Yes, let's get real on California high speed rail!
(2/20/19 Update: The Federal Railroad Adminstration has notified the California High Speed Rail Association that the FRA intends to withdraw federal funding. Please sign the petition at the bottom of this page to show public support for high-speed rail.)
Despite what you might have heard, Gov. Gavin Newsom reaffirmed California's commitment to high-speed rail in his State of the State speech on Tuesday.
Newsom said California must "be real" about high-speed rail in the state, and that there "simply isn't a path" to completing the full vision of the project, which would connect San Francisco and Los Angeles by bullet trains in less than 3 hours. At the same time, he affirmed the state's commitment to completing the 119-mile first phase, which will connect Bakersfield to Merced.
Most media reports portrayed Newsom's announcement as a scaling back of the project. One actually said that Newsom had "ditched" it. The truth is both more complicated and much more hopeful.
Here's the reality: The Central Valley segment is and always has been the foundation for the whole vision of high-speed rail in California. Getting 200+ mph trains up and running from Bakersfield to Merced—as soon as possible—is crucial.
So the state's reaffirmed commitment to building that segment is big, and it's something we should celebrate. It means that a solid foundation for the whole system is guaranteed. That makes it more—not less—likely that entire San Francisco to Los Angeles line will be built.
First, the Bakersfield to Merced line will demonstrate the viability of true high-speed rail for the first time in the U.S. context. The hardest part of translating a dream into concrete reality is often taking the first step. The Central Valley segment promises to be that step. Any uncertainty about its future has been erased.
Narrowing the project's near-term scope will help the California High Speed Rail Authority focus single-mindedly on finishing the first step. We should also welcome Newsom's call for greater transparency and stricter oversight of the project going forward. More accountability will benefit not only the Central Valley line but future high-speed rail projects in California and across the U.S.
Second, having a segment up and running will create the long-term political will for extending the system's reach to San Francisco and Los Angeles.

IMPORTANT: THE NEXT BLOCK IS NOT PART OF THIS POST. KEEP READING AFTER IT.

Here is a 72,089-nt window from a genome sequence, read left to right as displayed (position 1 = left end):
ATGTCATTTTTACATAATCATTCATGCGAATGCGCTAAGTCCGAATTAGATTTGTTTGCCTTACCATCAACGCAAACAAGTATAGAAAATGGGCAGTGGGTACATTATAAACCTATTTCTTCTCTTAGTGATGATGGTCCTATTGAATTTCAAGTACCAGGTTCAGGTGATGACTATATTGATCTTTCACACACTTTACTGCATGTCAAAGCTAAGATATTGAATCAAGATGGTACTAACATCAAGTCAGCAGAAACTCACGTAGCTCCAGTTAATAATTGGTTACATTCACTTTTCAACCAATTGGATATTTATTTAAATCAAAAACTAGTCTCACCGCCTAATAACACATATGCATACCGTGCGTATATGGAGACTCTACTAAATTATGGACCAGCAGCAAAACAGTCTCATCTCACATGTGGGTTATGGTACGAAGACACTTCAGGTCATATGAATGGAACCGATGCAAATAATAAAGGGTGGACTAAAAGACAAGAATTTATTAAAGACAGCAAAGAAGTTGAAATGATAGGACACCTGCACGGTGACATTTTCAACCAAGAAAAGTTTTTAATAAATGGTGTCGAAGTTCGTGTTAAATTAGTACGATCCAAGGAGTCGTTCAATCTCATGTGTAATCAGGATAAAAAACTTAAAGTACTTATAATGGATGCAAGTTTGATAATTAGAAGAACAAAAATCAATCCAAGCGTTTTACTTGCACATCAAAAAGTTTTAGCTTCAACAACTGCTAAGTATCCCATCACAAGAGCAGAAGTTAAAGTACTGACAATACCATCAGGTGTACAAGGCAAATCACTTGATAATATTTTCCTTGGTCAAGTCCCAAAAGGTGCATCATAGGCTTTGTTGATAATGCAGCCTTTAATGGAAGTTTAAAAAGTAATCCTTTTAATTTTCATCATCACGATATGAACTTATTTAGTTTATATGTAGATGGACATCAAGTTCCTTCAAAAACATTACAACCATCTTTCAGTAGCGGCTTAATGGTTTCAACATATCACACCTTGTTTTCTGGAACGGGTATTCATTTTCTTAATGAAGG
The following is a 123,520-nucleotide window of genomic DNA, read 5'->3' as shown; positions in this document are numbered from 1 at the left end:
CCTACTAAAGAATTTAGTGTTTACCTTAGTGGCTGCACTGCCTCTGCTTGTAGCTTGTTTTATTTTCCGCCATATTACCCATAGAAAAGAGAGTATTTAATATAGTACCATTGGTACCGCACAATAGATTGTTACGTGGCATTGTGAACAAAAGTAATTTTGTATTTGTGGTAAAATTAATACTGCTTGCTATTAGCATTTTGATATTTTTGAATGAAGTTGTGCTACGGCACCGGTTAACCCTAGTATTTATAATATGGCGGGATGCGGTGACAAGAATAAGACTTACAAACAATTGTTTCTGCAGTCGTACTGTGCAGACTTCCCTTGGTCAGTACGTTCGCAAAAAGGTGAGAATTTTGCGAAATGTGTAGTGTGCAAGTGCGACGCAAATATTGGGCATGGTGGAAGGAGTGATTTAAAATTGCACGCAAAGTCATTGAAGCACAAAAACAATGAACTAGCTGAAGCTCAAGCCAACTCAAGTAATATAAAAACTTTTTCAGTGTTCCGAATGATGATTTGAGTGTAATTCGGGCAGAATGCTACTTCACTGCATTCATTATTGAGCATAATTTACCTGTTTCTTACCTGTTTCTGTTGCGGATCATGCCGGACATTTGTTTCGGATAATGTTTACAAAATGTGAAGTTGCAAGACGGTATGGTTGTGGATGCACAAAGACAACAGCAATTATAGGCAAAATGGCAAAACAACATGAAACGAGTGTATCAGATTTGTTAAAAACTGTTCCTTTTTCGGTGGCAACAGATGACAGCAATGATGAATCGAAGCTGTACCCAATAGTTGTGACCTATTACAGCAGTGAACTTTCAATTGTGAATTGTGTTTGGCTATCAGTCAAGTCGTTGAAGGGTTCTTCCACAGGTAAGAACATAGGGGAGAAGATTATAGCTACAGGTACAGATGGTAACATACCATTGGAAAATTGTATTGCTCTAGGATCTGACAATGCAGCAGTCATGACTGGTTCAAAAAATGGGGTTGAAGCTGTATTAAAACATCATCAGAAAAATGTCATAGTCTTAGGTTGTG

The catch 22 of this project has always been that getting the full system built depends on political will. Yet building political will depends on making the system usable before it's fully built out.
Newsom's intervention shifts the focus to building near-term political will by making one segment usable for Californians as soon as possible. But he didn't kill or "ditch" the longer term, big-picture vision of the project.
In fact, he did just the opposite.
Newsom said that the necessary environmental reviews for building the full line will continue, just as planned, and that California will continue to seek private and federal funds to make it happen. With high-speed rail receiving new attention in Congress, and climate change moving rapidly to the center of political debates, it's not far-fetched to believe the project might receive federal funding in the near term. It is, after all, the only true high-speed rail project currently underway in the U.S.
In the meantime, the first segment of high-speed rail can build popular support and political will by integrating transportation systems across much of Northern California, even without a high-speed line running all the way to San Francisco.
Ongoing upgrades to Amtrak lines running from Merced to Sacramento and Oakland provide a great opportunity to create a unified network that includes local transit systems and passenger rail lines, with the Central Valley segment as the backbone.
The Amtrak upgrades should include a dramatic expansion of daily round-trip runs to Sacramento and Oakland—to at least 16. The upgrades should also include new trainsets that can run at high speeds on high-speed tracks and run smoothly, too, at conventional speeds on freight track.
In other words, California has a great opportunity to borrow from the European model, which seamlessly blends elements of high speed and conventional rail. The right train will need to switch quickly from electric to diesel operation, and its suspension will need to be flexible enough for freight tracks but stable enough for high speeds.
The big-picture point is that this we should indeed be real about what's just happened in California. The governor hasn't ditched or derailed its high-speed rail project. He may have just given it a big boost. As always, the final outcome will depend on the amount—and the effectiveness—of pressure applied by advocates for high-speed rail.
But the opportunities are as wide open and promising as ever. It's on us now to seize them.